You can carry the EPS down to the bottom of the drain; it won't mind about getting wet from time to time.

    I'm not clear where ground level is. On the left, it appears to be at the same level as the DPC, which is unusual. It's usual to have the DPC 150 mm or so above ground level, except where level entrances are built up. But the garage floor appears to be lower, if there are no other layers not shown in the drawing?
  2.  
    The land drain to which I referred is shown here
    https://www.ebay.co.uk/bhp/land-drain-pipe
    As djh said it is usual to use pea shingle around pipes and for land drains this shingle forms part of the land drain. Indeed a ditch filled with shingle would act as a land drain without a pipe, the pipe just aids the flow.

    Also as djh sais EPS is very tolerant of getting wet, won't degrade and loses very little insulative quality as a result of being wet.
    • CommentAuthoradam_w
    • CommentTime6 days ago
     
    Morning!

    Thanks for the replies, I think I'm nearing a solution now.

    Firstly to explain the levels, everything is as you say Dave, garage floor at ground level, DPC 150mm above that, the raised plane on the left hand side of the drawing is my neighbours small, tapering retaining wall as shown below during the early stages of the build;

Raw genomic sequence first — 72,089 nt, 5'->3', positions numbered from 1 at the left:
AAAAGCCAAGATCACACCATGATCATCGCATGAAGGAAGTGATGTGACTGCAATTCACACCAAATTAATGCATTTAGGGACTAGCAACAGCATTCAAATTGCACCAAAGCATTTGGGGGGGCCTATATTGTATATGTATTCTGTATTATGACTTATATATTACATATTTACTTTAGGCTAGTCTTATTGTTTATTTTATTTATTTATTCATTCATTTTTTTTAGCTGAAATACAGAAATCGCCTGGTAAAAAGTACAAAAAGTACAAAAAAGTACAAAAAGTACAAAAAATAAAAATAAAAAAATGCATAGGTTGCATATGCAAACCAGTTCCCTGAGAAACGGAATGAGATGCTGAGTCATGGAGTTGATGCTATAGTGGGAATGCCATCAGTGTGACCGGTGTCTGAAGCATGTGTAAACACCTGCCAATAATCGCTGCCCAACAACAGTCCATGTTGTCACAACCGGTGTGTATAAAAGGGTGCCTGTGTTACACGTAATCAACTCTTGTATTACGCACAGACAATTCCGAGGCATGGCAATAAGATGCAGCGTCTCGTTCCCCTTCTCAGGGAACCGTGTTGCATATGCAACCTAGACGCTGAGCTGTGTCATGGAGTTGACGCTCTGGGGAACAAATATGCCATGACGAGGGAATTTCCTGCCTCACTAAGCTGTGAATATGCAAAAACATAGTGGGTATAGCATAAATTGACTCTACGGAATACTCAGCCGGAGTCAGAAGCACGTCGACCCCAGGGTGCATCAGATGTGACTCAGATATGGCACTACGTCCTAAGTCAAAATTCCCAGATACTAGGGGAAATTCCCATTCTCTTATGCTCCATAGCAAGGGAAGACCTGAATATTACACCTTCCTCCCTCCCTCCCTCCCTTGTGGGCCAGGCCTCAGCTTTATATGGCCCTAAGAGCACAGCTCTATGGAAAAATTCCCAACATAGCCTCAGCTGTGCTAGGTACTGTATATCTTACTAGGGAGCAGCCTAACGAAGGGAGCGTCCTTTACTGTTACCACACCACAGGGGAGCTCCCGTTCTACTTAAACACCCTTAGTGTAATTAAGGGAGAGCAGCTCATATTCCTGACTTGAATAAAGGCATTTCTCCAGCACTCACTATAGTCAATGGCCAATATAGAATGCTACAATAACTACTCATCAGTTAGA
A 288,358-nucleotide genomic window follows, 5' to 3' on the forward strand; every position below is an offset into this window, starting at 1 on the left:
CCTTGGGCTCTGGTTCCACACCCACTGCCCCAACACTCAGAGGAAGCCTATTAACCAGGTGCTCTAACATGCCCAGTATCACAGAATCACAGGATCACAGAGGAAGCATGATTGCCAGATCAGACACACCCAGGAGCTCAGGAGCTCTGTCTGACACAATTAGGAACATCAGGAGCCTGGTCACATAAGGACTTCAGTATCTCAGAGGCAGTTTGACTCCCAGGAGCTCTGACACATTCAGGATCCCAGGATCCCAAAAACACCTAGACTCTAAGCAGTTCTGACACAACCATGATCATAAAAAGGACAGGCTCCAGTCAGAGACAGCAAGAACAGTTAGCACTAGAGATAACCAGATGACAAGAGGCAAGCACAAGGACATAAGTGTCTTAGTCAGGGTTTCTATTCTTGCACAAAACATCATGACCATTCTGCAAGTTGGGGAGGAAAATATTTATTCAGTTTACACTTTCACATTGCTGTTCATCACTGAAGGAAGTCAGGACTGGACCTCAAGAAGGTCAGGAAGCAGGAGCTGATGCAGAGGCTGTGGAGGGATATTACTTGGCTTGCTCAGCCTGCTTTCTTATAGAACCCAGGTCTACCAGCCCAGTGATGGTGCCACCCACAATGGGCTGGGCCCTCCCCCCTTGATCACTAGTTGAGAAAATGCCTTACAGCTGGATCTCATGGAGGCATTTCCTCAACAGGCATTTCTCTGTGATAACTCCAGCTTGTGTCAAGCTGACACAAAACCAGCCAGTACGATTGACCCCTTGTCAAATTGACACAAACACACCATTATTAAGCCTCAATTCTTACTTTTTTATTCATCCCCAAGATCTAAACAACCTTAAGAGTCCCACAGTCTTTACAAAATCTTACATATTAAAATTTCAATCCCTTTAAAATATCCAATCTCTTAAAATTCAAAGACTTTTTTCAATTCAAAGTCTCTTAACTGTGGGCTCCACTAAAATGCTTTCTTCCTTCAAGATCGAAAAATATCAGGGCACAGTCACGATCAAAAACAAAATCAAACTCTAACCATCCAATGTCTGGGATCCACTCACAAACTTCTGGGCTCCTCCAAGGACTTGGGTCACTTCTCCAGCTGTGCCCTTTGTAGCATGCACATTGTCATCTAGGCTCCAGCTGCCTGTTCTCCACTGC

From what you are all saying, I can run the EPS all the way down to the top of the footings, providing I stop the cement board a little short to allow for draining into the perforated pipe and then back-fill with pea shingle to the ground level, is that a correct interpretation of your collective feedback?

    Thanks again,

    Adam
      20180407_183948.jpg
    • CommentAuthoradam_w
    • CommentTime2 days ago
     
    Afternoon All,

    Just for clarification, is this what we're all thinking;

    Thanks,

    Adam
      DRAINAGE-2.jpg
  3.  
    looks about right!
    A bit of a cold bridge between the slab, the footings and the outside world.
    • CommentAuthoradam_w
    • CommentTime1 day ago
     
    Thanks Peter.

    Do you think I would be able to terminate a drain pipe above the shingle so any water from the guttering could also feed in?

    Thanks,

    Adam
    •  
      CommentAuthordjh
    • CommentTime1 day ago
     
    Posted By: adam_wDo you think I would be able to terminate a drain pipe above the shingle so any water from the guttering could also feed in?

    That's exactly what we do. Clearly a good discharge from the French drain is even more important! IIRC the rules say that water from the roof must be led away from the building, but my building inspector was OK with our arrangement.
    • CommentAuthoradam_w
    • CommentTime1 day ago
     
    Perfect, thanks Dave!